Simulation models have been used extensively to assess vaccination strategies, and as with the use of the vaccines themselves, these have generally been designed to prevent infection. The aim may be complete interruption of transmission as the only means of disease control or targeted at high-risk groups to reduce disease burden. Dynamic compartmental models using polio as an example have shown the potential benefits and risks of ceasing oral vaccination when disease incidence is reduced with the aim of removal of the vaccine to prevent vaccine-associated disease and spread. Older age groups were effectively protected by herd immunity, and yet there remained a high risk of importation and paralytic disease into the vaccinated country in the absence of international coordination to stop vaccination with neighboring endemic countries. High vaccine coverage in combination with surveillance has effectively controlled some vaccine-preventable diseases in countries of low socioeconomic status, as demonstrated by Bhutan’s recent control of Hepatitis B.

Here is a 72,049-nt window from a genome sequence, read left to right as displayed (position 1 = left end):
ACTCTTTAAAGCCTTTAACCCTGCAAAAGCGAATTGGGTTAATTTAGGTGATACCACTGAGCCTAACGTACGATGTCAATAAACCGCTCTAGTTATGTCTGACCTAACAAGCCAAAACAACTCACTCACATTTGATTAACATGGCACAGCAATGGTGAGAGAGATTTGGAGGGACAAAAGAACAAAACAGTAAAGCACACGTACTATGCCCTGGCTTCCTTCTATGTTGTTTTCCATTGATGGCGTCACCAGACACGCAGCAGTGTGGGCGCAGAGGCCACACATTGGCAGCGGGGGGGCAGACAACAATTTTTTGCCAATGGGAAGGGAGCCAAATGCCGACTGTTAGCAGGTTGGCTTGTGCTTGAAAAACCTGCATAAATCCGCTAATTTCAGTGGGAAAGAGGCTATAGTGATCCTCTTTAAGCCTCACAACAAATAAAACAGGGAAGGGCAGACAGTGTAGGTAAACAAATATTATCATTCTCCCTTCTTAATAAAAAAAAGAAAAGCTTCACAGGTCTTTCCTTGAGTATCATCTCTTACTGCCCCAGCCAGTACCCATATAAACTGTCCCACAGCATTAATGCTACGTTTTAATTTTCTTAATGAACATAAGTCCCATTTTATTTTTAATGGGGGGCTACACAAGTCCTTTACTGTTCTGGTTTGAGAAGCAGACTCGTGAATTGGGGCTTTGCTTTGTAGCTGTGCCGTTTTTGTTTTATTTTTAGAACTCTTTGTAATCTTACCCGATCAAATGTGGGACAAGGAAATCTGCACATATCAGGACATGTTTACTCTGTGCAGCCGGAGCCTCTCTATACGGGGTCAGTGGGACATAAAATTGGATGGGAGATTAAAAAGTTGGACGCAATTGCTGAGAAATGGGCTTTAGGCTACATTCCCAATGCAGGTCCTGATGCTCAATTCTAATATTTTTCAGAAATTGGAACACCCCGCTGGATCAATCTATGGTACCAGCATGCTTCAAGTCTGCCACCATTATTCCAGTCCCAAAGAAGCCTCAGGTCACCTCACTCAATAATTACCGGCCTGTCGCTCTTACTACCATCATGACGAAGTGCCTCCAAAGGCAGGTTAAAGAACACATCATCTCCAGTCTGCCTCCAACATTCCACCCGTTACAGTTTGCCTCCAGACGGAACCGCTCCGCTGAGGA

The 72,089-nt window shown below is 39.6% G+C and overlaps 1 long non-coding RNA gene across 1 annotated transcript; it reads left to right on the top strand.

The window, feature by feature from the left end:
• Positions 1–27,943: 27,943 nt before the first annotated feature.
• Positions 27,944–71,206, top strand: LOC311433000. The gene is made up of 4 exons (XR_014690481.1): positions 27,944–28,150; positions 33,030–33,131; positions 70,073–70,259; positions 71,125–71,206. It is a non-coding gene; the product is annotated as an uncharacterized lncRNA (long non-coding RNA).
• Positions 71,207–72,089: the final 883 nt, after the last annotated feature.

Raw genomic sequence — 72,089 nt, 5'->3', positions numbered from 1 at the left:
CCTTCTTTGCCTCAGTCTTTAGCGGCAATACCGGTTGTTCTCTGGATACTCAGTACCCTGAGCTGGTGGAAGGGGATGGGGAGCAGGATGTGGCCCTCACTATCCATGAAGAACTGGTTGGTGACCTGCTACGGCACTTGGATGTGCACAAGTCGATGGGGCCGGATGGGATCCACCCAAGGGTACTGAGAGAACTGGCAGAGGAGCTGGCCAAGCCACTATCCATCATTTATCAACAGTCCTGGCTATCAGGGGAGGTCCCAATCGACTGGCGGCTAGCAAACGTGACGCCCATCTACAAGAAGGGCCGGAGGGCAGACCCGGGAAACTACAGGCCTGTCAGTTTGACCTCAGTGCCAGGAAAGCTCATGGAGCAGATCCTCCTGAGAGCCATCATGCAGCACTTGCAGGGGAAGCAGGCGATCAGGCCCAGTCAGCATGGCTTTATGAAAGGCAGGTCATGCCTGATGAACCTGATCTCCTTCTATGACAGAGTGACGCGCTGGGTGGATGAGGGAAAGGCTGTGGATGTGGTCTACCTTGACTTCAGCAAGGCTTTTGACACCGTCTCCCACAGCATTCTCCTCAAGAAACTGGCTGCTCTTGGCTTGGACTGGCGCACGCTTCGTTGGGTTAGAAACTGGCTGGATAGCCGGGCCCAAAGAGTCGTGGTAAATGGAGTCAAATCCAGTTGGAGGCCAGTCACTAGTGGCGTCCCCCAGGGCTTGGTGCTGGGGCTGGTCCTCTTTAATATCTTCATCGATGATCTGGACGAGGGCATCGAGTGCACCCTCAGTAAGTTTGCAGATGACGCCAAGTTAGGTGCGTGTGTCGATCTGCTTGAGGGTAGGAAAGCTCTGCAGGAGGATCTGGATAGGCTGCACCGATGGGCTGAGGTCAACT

Eradication is the ultimate means of prevention and control and has been a major strategy to affect the public health impact of infectious diseases. It is defined as the permanent reduction to zero of the worldwide incidence of infection caused by a specific agent as a result of deliberate efforts; of which surveillance is critical to ensure long-term success. Global eradication of smallpox through vaccination stands as one of the greatest achievements of modern medicine and public health, with the last known natural case occurring in 1977. Elimination differs from eradication in that it involves halting transmission of the disease in a specific geographical area with no immediate plans to fully eradicate the causative agent globally. Whooping cough and measles were the target of elimination in the United Kingdom with good progress until concerns over vaccine safety led to decreased uptake and subsequent rise in disease incidence. Any potential net benefits of ceasing vaccination were lost, and the elimination strategy was abandoned. During this period, the diseases persisted in other parts of the world posing at times a threat of re-emergence to the UK and highlighting the importance of global coordination with the elimination strategy. Decision making regarding the global or regional nature of eradication or elimination will often require comparative assessment of disease burden and cost-effectiveness with other interventions and opportunity costs of the strategy.